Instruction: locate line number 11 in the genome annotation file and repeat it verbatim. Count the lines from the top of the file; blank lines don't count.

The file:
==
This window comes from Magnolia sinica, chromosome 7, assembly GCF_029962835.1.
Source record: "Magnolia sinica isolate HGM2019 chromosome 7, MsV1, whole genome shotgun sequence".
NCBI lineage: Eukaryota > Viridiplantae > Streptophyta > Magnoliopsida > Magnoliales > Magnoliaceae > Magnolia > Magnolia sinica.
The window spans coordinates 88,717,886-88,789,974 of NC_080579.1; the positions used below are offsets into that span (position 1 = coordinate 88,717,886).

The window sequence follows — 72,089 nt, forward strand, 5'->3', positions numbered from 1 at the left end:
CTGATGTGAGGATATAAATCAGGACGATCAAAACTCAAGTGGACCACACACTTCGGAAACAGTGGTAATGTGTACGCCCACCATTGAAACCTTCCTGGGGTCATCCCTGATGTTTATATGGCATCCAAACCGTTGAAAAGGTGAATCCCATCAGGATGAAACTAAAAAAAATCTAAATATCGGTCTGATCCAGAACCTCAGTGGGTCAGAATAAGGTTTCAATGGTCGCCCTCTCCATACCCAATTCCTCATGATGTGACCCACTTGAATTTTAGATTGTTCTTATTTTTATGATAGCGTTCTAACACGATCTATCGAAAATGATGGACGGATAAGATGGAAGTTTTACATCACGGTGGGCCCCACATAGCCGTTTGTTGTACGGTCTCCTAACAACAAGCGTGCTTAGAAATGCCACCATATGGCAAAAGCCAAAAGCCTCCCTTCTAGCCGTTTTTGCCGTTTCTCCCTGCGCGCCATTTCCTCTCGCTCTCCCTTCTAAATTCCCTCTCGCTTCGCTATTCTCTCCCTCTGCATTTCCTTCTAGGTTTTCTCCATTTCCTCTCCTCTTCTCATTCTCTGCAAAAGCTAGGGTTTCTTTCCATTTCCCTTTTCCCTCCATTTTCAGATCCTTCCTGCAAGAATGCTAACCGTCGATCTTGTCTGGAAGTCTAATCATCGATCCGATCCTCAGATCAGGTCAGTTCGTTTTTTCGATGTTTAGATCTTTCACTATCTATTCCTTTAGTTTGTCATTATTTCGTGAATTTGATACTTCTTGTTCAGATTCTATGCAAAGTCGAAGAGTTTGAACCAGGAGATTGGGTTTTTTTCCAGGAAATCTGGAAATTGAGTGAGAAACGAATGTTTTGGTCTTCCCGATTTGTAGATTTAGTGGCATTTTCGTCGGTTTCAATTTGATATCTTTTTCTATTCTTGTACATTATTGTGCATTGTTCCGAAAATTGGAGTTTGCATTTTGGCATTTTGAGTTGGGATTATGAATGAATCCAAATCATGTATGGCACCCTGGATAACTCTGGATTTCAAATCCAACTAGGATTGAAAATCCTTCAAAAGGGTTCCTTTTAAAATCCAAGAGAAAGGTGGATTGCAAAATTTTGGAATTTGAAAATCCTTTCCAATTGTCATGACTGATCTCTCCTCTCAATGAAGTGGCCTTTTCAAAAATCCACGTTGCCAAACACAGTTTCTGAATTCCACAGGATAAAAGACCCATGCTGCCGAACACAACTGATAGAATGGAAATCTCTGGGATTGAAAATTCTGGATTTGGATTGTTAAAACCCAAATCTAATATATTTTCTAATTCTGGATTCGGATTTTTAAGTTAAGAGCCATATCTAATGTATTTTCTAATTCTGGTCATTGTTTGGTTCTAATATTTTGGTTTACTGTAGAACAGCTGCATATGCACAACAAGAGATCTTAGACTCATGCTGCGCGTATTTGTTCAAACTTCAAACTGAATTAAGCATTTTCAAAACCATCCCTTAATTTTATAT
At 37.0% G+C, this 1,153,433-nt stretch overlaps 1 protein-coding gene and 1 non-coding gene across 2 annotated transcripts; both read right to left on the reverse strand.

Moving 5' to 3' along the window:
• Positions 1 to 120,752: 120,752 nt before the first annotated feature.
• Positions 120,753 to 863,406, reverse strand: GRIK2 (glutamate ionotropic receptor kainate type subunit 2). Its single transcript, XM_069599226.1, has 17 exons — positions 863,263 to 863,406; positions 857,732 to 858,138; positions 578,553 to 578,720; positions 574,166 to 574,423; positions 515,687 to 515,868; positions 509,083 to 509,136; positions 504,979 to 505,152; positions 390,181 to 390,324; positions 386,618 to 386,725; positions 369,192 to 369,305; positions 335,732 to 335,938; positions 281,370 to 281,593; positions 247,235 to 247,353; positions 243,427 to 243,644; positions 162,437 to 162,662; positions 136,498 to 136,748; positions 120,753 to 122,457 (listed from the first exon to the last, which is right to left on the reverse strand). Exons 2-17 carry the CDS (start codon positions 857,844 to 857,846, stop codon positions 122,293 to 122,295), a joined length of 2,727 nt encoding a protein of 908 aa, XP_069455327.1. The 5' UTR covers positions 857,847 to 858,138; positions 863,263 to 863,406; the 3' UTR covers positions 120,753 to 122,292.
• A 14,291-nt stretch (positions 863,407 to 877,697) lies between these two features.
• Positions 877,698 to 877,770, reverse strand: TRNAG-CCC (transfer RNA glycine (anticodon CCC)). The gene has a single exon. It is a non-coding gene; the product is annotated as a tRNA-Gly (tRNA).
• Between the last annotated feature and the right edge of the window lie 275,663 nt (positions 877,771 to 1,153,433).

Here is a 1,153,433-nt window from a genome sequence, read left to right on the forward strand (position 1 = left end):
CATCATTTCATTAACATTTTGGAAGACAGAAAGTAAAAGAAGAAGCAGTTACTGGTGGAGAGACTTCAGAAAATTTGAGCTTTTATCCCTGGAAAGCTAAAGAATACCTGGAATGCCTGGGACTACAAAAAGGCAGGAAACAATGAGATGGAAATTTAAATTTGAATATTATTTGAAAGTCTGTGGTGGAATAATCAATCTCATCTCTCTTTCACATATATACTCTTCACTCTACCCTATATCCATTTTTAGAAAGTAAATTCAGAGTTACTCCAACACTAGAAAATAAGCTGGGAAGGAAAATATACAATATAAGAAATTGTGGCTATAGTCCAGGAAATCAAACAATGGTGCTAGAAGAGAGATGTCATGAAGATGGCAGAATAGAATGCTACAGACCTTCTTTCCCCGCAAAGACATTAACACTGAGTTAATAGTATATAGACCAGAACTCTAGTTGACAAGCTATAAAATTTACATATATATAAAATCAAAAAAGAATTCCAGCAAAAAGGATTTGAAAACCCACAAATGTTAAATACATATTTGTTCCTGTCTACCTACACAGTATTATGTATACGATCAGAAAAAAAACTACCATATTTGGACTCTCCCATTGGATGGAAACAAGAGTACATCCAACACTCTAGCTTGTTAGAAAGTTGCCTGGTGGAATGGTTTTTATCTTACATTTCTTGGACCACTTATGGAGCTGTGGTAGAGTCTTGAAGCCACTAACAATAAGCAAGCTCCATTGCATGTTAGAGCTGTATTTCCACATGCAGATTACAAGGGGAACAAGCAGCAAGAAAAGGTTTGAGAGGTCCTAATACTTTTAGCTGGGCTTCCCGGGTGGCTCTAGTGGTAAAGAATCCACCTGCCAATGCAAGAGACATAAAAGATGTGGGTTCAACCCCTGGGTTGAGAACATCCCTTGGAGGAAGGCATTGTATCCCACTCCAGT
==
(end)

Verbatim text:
• A 14,291-nt stretch (positions 863,407 to 877,697) lies between these two features.